Insourcing vs. Outsourcing (Definition and Differences)

By Indeed Editorial Team

Published November 22, 2022

The Indeed Editorial Team comprises a diverse and talented team of writers, researchers and subject matter experts equipped with Indeed's data and insights to deliver useful tips to help guide your career journey.

When completing projects or meeting milestones, companies usually adopt one of two practices: insourcing or outsourcing. Various factors influence these choices, and a company may consider insourcing or outsourcing depending on the nature of the project, the set deadline, and available budget. Understanding the differences between both approaches can help you make a more sustainable decision for your team or offer informed advice to your clients. In this article, we discuss insourcing vs. outsourcing and highlight tips for choosing between both approaches.

Insourcing vs. outsourcing

You may consider insourcing vs. outsourcing when seeking to understand their differences. Consider the differences between both concepts from the following perspectives:


Insourcing involves assigning project tasks and responsibilities to professionals within a team or organization. An organization can adopt this practice where it has relevant departments or teams to handle the task, milestone, or deliverable demands. Insourcing also applies when an organization hires or onboards new professionals to perform a task. For example, an organization can create a new department to cater to the demands of a temporary project for its duration.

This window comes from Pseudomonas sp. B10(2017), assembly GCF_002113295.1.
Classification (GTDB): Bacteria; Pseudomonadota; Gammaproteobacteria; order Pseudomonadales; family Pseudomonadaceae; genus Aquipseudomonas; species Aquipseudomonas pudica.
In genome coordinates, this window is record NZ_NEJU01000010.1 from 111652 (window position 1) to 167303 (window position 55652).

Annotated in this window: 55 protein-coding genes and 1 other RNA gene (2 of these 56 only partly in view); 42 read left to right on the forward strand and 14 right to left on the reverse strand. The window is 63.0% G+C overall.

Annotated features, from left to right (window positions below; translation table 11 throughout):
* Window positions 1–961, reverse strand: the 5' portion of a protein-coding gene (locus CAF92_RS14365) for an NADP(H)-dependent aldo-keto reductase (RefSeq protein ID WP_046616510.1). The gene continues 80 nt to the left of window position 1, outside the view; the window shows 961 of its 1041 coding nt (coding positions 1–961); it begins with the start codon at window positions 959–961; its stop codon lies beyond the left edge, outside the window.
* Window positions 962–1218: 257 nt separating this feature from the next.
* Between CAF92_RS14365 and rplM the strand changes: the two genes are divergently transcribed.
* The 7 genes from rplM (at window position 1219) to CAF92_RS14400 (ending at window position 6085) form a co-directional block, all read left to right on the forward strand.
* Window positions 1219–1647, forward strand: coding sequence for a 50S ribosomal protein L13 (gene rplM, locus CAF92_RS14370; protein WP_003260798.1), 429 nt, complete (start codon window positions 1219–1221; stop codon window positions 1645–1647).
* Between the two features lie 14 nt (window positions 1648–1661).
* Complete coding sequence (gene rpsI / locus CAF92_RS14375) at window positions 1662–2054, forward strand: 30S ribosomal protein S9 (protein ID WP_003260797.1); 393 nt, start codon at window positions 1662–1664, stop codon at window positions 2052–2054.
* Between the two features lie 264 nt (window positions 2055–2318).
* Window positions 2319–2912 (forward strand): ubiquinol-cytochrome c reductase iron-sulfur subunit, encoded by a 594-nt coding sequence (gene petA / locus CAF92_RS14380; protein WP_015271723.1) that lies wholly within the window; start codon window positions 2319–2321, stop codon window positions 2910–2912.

In contrast, outsourcing involves assigning project tasks and responsibilities to professionals outside a team or organization. An organization usually has no relationship with the company or group that handles such tasks. They form a relationship based on the project's requirements, and this relationship usually elapses upon project completion. Organizations typically consider this option for its cost efficiency as they can restrict overhead, labour, and technology expenditure to the relevant services rather than establish a new department. This business practice is also effective when a project involves a specialized demand.

Read more: What Is Outsourcing at Work? (With Types and Advantages)